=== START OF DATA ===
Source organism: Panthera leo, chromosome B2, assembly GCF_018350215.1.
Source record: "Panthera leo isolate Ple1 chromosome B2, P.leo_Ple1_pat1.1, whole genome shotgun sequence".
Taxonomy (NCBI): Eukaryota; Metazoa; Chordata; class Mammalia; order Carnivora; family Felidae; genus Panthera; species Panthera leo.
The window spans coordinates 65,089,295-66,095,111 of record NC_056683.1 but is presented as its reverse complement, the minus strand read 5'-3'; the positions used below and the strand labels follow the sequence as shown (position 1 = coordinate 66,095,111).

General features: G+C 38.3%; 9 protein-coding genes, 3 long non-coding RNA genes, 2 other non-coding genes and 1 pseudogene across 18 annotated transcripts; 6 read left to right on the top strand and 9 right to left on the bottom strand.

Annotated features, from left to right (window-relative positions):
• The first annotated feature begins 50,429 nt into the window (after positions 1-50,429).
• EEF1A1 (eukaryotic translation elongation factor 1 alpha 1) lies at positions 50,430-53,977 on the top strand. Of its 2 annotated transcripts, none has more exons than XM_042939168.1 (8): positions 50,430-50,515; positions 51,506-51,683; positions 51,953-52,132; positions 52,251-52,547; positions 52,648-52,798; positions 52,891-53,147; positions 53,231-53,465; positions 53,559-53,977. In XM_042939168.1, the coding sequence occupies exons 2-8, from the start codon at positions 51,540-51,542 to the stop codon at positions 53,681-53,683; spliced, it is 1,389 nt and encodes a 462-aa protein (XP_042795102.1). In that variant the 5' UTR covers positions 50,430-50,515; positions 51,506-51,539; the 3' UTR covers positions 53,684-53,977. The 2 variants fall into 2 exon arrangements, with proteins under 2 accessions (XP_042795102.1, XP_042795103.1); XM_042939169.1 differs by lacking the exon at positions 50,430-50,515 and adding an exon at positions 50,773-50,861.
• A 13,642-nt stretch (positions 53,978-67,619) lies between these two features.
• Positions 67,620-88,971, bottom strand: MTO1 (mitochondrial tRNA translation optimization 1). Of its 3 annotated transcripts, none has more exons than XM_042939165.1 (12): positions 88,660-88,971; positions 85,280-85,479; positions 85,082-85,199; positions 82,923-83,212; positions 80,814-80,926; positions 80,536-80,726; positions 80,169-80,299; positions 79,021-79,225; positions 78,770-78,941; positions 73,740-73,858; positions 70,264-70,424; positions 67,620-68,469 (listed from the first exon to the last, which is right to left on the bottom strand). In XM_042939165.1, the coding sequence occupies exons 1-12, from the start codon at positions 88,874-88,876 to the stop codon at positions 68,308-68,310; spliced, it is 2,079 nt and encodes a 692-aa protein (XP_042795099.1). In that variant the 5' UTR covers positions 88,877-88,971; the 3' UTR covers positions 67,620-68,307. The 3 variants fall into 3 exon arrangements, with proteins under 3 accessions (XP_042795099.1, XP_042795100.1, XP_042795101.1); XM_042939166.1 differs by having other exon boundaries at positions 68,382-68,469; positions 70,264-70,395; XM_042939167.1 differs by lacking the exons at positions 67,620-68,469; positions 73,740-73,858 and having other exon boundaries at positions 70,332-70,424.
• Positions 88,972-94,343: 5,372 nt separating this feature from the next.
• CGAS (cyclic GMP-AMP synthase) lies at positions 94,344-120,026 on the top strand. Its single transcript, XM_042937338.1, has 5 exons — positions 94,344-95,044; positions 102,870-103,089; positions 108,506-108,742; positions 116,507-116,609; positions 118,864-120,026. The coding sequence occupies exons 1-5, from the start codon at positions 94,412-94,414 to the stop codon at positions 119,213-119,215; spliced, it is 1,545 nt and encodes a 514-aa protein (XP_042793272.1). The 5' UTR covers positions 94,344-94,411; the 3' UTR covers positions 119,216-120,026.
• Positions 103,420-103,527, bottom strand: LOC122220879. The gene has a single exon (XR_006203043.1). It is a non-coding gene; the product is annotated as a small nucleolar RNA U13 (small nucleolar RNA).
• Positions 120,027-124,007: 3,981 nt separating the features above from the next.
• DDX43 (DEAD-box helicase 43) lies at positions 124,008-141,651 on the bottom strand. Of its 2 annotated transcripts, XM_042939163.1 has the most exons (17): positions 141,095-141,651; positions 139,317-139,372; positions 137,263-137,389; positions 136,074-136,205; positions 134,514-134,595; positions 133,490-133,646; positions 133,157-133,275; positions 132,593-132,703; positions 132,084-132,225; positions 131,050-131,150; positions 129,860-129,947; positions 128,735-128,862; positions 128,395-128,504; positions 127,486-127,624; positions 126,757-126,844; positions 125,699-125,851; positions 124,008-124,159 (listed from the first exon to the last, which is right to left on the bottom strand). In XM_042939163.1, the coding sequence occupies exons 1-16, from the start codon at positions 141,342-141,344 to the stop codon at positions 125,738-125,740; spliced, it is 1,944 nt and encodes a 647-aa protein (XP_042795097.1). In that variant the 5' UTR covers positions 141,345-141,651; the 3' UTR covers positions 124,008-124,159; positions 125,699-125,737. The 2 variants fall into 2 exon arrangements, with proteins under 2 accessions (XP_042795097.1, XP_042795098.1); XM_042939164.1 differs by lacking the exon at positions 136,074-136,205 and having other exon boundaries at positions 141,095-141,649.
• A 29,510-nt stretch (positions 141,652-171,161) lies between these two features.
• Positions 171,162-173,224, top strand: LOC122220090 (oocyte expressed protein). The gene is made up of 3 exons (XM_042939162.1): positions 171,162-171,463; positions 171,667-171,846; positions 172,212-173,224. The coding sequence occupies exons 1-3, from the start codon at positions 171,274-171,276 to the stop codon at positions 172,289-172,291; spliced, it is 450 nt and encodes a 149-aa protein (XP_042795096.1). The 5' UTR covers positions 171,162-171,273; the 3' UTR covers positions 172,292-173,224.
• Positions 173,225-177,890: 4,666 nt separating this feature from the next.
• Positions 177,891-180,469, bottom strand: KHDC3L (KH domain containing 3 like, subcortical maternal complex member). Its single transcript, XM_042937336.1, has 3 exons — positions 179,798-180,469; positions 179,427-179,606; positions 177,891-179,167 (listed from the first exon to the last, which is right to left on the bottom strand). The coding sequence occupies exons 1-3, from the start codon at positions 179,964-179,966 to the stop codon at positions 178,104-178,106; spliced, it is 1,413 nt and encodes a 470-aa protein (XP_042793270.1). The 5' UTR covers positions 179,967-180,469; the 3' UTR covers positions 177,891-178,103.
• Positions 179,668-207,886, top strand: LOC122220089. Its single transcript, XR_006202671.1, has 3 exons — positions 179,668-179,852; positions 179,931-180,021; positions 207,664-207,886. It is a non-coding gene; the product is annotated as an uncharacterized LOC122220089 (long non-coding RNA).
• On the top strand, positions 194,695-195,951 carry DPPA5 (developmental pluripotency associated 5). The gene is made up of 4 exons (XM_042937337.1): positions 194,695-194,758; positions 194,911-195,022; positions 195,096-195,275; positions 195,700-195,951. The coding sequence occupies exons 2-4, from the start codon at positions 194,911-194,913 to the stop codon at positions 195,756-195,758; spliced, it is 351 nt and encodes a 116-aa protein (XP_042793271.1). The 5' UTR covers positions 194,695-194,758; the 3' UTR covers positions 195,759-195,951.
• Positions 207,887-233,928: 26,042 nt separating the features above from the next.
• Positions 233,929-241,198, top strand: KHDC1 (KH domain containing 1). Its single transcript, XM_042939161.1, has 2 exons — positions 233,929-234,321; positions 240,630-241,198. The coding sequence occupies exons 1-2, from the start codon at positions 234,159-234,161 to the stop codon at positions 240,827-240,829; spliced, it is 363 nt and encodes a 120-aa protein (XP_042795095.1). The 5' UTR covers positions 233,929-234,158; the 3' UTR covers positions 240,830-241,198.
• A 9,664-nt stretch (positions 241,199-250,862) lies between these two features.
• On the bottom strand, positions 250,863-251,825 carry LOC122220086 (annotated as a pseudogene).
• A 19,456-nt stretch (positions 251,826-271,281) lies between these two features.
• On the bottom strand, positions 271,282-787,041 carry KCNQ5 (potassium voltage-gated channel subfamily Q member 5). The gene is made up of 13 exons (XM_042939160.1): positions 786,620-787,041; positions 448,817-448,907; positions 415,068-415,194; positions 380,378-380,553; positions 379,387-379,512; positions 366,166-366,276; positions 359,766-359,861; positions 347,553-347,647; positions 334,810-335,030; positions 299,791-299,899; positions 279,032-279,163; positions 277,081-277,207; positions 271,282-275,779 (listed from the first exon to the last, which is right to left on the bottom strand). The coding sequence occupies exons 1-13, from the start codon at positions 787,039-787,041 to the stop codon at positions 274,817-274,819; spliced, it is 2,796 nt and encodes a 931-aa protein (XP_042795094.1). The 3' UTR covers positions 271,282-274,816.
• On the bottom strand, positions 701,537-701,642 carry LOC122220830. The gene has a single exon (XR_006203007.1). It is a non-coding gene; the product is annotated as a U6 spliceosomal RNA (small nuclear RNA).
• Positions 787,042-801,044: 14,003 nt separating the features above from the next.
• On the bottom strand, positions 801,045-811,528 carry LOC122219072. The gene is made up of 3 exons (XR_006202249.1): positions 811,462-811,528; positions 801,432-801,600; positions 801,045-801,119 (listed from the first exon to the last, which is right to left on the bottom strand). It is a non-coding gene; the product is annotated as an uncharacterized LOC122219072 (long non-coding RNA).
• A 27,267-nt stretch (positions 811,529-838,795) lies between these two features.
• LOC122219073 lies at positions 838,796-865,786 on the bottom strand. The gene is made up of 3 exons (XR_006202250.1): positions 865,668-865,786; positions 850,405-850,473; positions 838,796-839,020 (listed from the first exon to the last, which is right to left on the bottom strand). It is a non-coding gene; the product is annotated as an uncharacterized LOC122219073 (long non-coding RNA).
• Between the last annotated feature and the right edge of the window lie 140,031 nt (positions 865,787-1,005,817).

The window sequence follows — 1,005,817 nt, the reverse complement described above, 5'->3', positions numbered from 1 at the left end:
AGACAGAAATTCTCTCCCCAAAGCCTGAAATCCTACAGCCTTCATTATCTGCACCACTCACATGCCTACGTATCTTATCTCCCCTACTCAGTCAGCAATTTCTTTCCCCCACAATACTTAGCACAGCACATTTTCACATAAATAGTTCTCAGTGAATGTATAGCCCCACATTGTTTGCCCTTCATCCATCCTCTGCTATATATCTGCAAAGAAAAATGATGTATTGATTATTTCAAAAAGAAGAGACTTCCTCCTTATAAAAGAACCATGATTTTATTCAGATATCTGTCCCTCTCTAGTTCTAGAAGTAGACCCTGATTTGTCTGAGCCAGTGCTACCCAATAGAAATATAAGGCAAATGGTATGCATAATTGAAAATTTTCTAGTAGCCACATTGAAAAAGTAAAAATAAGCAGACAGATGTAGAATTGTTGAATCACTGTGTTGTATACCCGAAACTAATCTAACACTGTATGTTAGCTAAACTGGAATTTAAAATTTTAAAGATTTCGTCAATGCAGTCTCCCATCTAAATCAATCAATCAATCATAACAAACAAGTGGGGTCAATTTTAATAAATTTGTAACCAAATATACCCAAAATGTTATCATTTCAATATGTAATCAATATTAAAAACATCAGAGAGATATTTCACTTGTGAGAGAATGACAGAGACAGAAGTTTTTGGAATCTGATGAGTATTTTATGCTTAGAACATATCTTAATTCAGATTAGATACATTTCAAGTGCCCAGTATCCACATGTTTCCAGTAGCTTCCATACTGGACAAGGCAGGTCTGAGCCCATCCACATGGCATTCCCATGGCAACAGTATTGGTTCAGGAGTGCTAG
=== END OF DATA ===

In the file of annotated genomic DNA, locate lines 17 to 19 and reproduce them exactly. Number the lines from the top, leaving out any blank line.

• Positions 171,162-173,224, top strand: LOC122220090 (oocyte expressed protein). The gene is made up of 3 exons (XM_042939162.1): positions 171,162-171,463; positions 171,667-171,846; positions 172,212-173,224. The coding sequence occupies exons 1-3, from the start codon at positions 171,274-171,276 to the stop codon at positions 172,289-172,291; spliced, it is 450 nt and encodes a 149-aa protein (XP_042795096.1). The 5' UTR covers positions 171,162-171,273; the 3' UTR covers positions 172,292-173,224.
• Positions 173,225-177,890: 4,666 nt separating this feature from the next.
• Positions 177,891-180,469, bottom strand: KHDC3L (KH domain containing 3 like, subcortical maternal complex member). Its single transcript, XM_042937336.1, has 3 exons — positions 179,798-180,469; positions 179,427-179,606; positions 177,891-179,167 (listed from the first exon to the last, which is right to left on the bottom strand). The coding sequence occupies exons 1-3, from the start codon at positions 179,964-179,966 to the stop codon at positions 178,104-178,106; spliced, it is 1,413 nt and encodes a 470-aa protein (XP_042793270.1). The 5' UTR covers positions 179,967-180,469; the 3' UTR covers positions 177,891-178,103.